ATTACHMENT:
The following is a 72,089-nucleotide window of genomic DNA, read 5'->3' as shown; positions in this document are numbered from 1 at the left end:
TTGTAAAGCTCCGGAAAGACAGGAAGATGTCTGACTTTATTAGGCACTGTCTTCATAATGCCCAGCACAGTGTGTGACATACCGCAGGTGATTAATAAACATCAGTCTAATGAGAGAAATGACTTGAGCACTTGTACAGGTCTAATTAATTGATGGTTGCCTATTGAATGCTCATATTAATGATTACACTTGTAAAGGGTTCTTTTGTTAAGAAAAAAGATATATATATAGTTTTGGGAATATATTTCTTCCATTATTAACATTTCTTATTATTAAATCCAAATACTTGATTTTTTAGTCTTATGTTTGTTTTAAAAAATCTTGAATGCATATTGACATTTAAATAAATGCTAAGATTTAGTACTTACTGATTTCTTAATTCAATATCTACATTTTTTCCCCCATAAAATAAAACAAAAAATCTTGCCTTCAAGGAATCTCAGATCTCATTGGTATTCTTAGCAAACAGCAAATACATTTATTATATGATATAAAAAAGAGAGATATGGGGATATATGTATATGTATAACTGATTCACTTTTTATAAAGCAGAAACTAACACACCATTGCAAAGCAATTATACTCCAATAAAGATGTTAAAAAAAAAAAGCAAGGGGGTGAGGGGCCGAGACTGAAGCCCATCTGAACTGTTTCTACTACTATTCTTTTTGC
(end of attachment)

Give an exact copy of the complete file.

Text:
The following is a 72,089-nucleotide window of genomic DNA, read 5'->3' as shown; positions in this document are numbered from 1 at the left end:
TTGTAAAGCTCCGGAAAGACAGGAAGATGTCTGACTTTATTAGGCACTGTCTTCATAATGCCCAGCACAGTGTGTGACATACCGCAGGTGATTAATAAACATCAGTCTAATGAGAGAAATGACTTGAGCACTTGTACAGGTCTAATTAATTGATGGTTGCCTATTGAATGCTCATATTAATGATTACACTTGTAAAGGGTTCTTTTGTTAAGAAAAAAGATATATATATAGTTTTGGGAATATATTTCTTCCATTATTAACATTTCTTATTATTAAATCCAAATACTTGATTTTTTAGTCTTATGTTTGTTTTAAAAAATCTTGAATGCATATTGACATTTAAATAAATGCTAAGATTTAGTACTTACTGATTTCTTAATTCAATATCTACATTTTTTCCCCCATAAAATAAAACAAAAAATCTTGCCTTCAAGGAATCTCAGATCTCATTGGTATTCTTAGCAAACAGCAAATACATTTATTATATGATATAAAAAAGAGAGATATGGGGATATATGTATATGTATAACTGATTCACTTTTTATAAAGCAGAAACTAACACACCATTGCAAAGCAATTATACTCCAATAAAGATGTTAAAAAAAAAAAGCAAGGGGGTGAGGGGCCGAGACTGAAGCCCATCTGAACTGTTTCTACTACTATTCTTTTTGC